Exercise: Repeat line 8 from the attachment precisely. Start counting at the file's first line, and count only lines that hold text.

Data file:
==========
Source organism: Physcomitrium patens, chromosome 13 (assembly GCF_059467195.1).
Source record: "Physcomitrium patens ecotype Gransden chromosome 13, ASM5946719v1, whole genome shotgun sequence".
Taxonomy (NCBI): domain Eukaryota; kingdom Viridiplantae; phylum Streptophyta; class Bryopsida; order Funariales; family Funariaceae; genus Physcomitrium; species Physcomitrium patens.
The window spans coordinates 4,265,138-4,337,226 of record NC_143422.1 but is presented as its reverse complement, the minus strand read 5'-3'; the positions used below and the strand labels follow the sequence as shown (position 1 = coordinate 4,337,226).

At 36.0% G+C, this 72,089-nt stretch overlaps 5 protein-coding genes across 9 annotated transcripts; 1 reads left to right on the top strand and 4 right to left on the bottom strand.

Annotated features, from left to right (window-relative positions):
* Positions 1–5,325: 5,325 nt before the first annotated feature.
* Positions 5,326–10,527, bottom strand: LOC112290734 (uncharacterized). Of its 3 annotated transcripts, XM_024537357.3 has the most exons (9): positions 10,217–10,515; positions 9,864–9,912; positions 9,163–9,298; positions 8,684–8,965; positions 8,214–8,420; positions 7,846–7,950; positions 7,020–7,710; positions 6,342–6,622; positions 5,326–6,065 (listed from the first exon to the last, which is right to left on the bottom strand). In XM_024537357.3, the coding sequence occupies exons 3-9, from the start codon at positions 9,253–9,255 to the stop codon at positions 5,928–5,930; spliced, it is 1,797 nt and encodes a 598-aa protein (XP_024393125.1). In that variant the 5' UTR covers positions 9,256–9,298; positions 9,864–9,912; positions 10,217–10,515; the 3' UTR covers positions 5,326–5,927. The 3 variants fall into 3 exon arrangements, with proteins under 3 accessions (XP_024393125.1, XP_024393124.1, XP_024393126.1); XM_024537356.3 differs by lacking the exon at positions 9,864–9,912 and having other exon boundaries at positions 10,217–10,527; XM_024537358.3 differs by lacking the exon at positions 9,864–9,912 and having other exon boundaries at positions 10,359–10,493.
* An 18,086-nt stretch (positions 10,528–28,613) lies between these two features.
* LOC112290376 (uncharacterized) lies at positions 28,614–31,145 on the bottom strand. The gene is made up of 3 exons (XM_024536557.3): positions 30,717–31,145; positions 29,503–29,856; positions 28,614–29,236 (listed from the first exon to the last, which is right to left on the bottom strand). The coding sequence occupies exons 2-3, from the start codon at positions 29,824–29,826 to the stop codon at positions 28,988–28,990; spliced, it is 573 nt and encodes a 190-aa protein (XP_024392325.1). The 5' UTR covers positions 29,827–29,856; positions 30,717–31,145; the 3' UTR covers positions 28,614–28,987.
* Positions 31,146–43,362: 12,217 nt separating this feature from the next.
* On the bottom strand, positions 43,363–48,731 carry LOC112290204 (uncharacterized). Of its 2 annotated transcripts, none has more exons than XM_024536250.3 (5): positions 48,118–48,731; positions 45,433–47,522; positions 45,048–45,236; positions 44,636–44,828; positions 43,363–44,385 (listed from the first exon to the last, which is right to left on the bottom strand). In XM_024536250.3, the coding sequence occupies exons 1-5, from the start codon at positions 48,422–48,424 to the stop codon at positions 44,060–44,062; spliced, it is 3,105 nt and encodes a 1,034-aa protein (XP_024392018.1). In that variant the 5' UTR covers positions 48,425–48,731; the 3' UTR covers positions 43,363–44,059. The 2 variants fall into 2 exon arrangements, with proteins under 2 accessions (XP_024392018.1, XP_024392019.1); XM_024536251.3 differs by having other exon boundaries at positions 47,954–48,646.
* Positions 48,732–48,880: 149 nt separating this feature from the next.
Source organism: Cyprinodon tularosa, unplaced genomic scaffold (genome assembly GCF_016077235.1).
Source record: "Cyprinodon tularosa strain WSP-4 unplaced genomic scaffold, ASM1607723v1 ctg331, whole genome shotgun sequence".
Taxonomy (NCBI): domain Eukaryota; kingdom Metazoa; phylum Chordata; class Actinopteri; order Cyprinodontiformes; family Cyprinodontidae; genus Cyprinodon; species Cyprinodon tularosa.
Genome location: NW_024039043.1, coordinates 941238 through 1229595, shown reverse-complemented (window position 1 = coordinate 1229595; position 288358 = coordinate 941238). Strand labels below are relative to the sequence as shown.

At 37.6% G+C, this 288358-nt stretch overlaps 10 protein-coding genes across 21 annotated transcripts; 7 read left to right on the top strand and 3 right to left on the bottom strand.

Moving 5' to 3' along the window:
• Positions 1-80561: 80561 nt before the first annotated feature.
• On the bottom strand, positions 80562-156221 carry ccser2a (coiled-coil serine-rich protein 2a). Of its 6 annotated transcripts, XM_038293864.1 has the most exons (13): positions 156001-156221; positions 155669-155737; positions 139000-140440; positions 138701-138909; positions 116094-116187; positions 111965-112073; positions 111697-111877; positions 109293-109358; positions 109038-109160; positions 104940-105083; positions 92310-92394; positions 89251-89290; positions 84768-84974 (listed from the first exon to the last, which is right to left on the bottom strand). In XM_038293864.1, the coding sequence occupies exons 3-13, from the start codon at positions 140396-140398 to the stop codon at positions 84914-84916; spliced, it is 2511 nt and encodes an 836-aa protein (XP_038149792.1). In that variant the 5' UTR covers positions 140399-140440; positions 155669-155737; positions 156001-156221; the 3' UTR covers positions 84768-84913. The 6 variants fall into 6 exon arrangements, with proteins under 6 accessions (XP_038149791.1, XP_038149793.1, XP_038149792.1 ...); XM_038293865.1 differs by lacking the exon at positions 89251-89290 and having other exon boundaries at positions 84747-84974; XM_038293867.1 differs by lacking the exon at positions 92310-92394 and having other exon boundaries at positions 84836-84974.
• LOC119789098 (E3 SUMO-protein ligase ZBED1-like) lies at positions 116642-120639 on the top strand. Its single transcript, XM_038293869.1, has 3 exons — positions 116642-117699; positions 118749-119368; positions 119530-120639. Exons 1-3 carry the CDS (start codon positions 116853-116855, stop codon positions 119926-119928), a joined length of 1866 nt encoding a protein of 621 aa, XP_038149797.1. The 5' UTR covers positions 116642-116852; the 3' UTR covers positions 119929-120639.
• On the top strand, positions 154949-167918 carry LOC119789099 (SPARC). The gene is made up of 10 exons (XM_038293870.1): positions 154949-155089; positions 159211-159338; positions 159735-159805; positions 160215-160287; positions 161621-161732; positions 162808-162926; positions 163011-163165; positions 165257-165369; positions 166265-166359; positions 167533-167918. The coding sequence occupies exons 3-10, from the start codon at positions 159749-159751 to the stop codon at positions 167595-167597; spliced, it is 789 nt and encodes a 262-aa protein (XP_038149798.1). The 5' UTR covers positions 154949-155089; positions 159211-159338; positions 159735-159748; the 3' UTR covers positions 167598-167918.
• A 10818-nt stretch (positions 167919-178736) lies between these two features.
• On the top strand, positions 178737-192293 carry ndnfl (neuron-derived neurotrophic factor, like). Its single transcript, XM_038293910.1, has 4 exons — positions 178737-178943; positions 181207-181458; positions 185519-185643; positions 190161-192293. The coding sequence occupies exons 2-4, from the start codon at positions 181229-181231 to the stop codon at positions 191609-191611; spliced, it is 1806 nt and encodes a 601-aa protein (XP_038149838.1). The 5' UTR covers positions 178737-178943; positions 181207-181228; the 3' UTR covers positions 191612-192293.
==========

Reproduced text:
* Positions 5,326–10,527, bottom strand: LOC112290734 (uncharacterized). Of its 3 annotated transcripts, XM_024537357.3 has the most exons (9): positions 10,217–10,515; positions 9,864–9,912; positions 9,163–9,298; positions 8,684–8,965; positions 8,214–8,420; positions 7,846–7,950; positions 7,020–7,710; positions 6,342–6,622; positions 5,326–6,065 (listed from the first exon to the last, which is right to left on the bottom strand). In XM_024537357.3, the coding sequence occupies exons 3-9, from the start codon at positions 9,253–9,255 to the stop codon at positions 5,928–5,930; spliced, it is 1,797 nt and encodes a 598-aa protein (XP_024393125.1). In that variant the 5' UTR covers positions 9,256–9,298; positions 9,864–9,912; positions 10,217–10,515; the 3' UTR covers positions 5,326–5,927. The 3 variants fall into 3 exon arrangements, with proteins under 3 accessions (XP_024393125.1, XP_024393124.1, XP_024393126.1); XM_024537356.3 differs by lacking the exon at positions 9,864–9,912 and having other exon boundaries at positions 10,217–10,527; XM_024537358.3 differs by lacking the exon at positions 9,864–9,912 and having other exon boundaries at positions 10,359–10,493.